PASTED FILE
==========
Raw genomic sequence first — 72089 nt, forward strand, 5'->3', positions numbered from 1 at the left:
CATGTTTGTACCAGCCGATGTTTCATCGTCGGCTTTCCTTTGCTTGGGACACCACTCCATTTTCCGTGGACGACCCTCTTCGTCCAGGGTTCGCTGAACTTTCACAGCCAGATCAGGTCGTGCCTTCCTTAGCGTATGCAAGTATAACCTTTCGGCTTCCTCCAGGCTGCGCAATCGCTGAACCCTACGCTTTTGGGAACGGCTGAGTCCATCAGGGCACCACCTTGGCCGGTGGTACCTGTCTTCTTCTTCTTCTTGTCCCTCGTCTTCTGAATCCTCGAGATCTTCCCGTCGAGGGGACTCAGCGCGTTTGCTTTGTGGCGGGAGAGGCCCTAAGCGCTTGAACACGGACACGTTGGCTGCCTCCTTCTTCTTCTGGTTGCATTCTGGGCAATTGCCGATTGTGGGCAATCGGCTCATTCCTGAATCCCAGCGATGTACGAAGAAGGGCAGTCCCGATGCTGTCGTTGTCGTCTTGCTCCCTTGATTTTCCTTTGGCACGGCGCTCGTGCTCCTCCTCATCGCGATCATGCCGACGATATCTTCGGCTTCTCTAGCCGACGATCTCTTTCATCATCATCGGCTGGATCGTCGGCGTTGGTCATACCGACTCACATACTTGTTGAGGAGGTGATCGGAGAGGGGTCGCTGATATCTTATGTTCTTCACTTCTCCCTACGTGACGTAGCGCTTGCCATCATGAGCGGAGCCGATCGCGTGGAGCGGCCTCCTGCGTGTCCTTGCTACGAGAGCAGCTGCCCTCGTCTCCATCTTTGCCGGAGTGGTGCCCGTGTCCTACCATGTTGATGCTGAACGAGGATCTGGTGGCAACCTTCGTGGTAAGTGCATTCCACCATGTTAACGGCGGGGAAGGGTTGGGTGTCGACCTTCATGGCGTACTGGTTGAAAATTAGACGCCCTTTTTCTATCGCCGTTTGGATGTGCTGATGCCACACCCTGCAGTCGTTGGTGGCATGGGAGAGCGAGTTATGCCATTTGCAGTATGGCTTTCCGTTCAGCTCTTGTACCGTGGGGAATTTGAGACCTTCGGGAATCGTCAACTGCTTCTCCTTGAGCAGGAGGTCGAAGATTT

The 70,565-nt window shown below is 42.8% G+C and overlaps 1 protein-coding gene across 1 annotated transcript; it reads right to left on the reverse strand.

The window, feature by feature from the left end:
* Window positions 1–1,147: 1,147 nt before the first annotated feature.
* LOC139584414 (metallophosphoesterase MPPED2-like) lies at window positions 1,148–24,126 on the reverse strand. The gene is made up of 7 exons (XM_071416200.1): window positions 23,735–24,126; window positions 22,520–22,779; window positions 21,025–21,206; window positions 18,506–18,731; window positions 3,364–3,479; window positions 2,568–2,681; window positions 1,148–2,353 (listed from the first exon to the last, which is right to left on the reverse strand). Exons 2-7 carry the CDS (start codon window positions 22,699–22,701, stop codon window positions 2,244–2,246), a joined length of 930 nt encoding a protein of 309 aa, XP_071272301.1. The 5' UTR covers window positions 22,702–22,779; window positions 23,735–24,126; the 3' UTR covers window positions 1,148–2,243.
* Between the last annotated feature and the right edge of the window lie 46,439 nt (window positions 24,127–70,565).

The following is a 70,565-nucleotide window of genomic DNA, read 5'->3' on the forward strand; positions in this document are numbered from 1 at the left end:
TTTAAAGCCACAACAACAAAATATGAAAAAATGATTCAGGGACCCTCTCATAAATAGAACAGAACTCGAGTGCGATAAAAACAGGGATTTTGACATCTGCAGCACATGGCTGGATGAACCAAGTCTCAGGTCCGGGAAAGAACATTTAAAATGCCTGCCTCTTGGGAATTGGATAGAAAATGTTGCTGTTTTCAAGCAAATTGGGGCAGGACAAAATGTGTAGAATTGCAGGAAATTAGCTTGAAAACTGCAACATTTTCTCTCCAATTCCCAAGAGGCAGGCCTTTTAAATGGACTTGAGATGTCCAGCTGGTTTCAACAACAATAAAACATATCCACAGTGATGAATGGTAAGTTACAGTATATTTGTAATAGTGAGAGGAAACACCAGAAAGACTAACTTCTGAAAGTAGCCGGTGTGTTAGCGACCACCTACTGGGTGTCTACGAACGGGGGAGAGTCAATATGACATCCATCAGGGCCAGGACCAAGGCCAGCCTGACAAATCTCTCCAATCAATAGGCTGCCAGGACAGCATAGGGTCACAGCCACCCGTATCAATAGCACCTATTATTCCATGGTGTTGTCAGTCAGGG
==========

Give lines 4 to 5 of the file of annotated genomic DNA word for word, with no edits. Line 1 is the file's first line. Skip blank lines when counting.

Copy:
The window, feature by feature from the left end:
* Window positions 1–1,147: 1,147 nt before the first annotated feature.